Attorney General Jeff Sessions. Photo: Alex Wong/Getty Images

Bureau of Prisons Director Mark Inch resigned from his position two days before the White House's prison reform roundtable last week, per the New York Times.

The big picture: Inch felt excluded from major decisions in the Justice Department and
caught in an "ideological turf war" on prison reform between Jared Kushner, who is pushing the idea from the White House, and Attorney General Jeff Sessions, who opposes most of the ideas in the bill that has passed the House, according to the Times.

What's next: The White House-backed prison reform bill is now headed to the Senate where Judiciary Chairman Chuck Grassley — and several Democrats — are insisting the bill include sentencing reform. Some criminal justice reform advocates see Inch's resignation as an opportunity to do just that, despite opposition to lowering federal sentencing guidelines from Sessions, Senate Majority Leader Mitch McConnell and President Trump.

  • Keep in mind: Whoever replaces Inch will be in charge of actually implementing whatever prison reforms manage to make it into law.

Go deeper: Trump's prison reform turn.

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"Hamilton" is a streaming hit for Disney+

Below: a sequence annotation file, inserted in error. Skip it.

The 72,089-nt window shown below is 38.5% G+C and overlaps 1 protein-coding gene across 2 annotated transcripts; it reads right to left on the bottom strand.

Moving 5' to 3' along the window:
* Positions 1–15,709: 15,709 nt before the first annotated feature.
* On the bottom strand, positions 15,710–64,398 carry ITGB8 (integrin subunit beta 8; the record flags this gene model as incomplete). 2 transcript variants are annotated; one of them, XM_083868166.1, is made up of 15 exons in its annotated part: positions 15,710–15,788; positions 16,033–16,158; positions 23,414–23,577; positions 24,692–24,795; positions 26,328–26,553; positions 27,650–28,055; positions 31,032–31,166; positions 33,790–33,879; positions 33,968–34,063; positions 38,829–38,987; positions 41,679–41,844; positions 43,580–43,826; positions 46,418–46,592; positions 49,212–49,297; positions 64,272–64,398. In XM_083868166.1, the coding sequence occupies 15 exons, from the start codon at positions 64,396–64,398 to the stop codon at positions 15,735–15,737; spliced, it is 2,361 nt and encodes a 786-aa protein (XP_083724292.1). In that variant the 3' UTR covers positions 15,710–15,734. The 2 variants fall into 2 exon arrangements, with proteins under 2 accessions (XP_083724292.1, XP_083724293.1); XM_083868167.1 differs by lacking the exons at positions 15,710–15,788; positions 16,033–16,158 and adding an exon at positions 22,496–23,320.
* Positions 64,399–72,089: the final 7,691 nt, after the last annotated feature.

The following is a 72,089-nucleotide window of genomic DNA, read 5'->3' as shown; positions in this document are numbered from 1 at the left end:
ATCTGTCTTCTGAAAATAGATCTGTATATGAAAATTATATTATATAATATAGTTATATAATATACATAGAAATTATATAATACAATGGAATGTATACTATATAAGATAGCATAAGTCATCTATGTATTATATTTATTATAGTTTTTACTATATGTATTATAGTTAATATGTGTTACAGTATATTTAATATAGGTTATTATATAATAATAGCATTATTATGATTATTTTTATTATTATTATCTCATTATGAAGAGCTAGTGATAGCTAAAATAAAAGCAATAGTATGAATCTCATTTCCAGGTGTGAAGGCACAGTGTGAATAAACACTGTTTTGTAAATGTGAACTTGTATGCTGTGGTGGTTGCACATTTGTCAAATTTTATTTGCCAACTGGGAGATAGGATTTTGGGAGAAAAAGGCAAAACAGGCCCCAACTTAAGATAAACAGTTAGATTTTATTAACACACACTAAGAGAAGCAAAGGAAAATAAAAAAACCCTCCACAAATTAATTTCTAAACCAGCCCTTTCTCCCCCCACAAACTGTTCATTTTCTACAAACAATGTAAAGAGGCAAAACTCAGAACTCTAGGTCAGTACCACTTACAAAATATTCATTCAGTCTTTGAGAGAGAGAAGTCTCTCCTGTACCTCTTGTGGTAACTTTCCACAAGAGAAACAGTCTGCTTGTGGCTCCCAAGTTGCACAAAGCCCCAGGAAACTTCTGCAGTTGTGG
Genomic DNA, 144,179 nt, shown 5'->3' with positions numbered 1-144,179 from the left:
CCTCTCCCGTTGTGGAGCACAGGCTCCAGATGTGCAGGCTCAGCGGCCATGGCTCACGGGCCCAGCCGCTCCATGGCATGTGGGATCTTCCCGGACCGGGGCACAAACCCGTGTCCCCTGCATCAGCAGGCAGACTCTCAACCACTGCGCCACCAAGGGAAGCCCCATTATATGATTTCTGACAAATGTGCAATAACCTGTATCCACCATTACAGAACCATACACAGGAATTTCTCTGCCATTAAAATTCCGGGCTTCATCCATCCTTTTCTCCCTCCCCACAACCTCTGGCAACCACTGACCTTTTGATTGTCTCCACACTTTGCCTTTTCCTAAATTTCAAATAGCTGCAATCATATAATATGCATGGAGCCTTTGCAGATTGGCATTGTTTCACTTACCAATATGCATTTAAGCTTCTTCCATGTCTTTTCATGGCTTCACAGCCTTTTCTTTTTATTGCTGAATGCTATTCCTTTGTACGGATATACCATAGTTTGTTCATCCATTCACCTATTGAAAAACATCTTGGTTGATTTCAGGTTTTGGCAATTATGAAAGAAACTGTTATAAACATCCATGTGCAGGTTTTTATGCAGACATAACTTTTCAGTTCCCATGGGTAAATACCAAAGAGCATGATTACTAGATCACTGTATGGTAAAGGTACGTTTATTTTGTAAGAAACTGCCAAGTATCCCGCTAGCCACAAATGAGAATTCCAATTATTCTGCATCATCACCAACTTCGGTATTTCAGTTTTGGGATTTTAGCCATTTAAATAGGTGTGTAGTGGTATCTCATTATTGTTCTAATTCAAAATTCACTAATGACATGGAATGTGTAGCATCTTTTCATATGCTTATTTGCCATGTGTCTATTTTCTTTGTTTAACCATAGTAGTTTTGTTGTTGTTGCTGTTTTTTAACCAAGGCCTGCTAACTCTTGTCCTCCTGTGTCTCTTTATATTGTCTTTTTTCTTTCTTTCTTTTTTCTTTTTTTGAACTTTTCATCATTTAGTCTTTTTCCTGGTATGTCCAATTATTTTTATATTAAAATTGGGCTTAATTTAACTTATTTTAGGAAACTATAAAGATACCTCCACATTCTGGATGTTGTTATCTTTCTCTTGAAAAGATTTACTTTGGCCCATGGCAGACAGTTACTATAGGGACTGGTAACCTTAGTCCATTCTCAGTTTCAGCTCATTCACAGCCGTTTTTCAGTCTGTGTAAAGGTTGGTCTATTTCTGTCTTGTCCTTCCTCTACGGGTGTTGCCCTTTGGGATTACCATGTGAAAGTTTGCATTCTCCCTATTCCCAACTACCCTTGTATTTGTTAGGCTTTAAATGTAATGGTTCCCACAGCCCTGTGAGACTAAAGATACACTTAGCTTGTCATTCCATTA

Data: Google Trends; Chart: Andrew Witherspoon/Axios

The debut of "Hamilton" on Disney+ last Friday sent downloads of the app soaring over the weekend.

Why it matters: With theaters closed until 2021, "Hamilton" is the biggest litmus test for whether Broadway will ever be able to successfully transition some of its iconic hits.

Wall Street is no longer betting on Trump

Illustration: Sarah Grillo/Axios

Betting markets have turned decisively toward an expected victory for Joe Biden in November — and asset managers at major investment banks are preparing for not only a Biden win, but potentially a Democratic sweep of the Senate and House too.

Why it matters: Wall Street had its chips on a Trump win until recently — even in the midst of the coronavirus-induced recession and Biden's rise in the polls.

With new security law, China outlaws global activism

Illustration: Eniola Odetunde/Axios

The draconian security law that Beijing forced upon Hong Kong last week contains an article making it illegal for anyone in the world to promote democratic reform for Hong Kong.

Why it matters: China has long sought to crush organized dissent abroad through quiet threats and coercion. Now it has codified that practice into law — potentially forcing people and companies around the world to choose between speaking freely and ever stepping foot in Hong Kong again.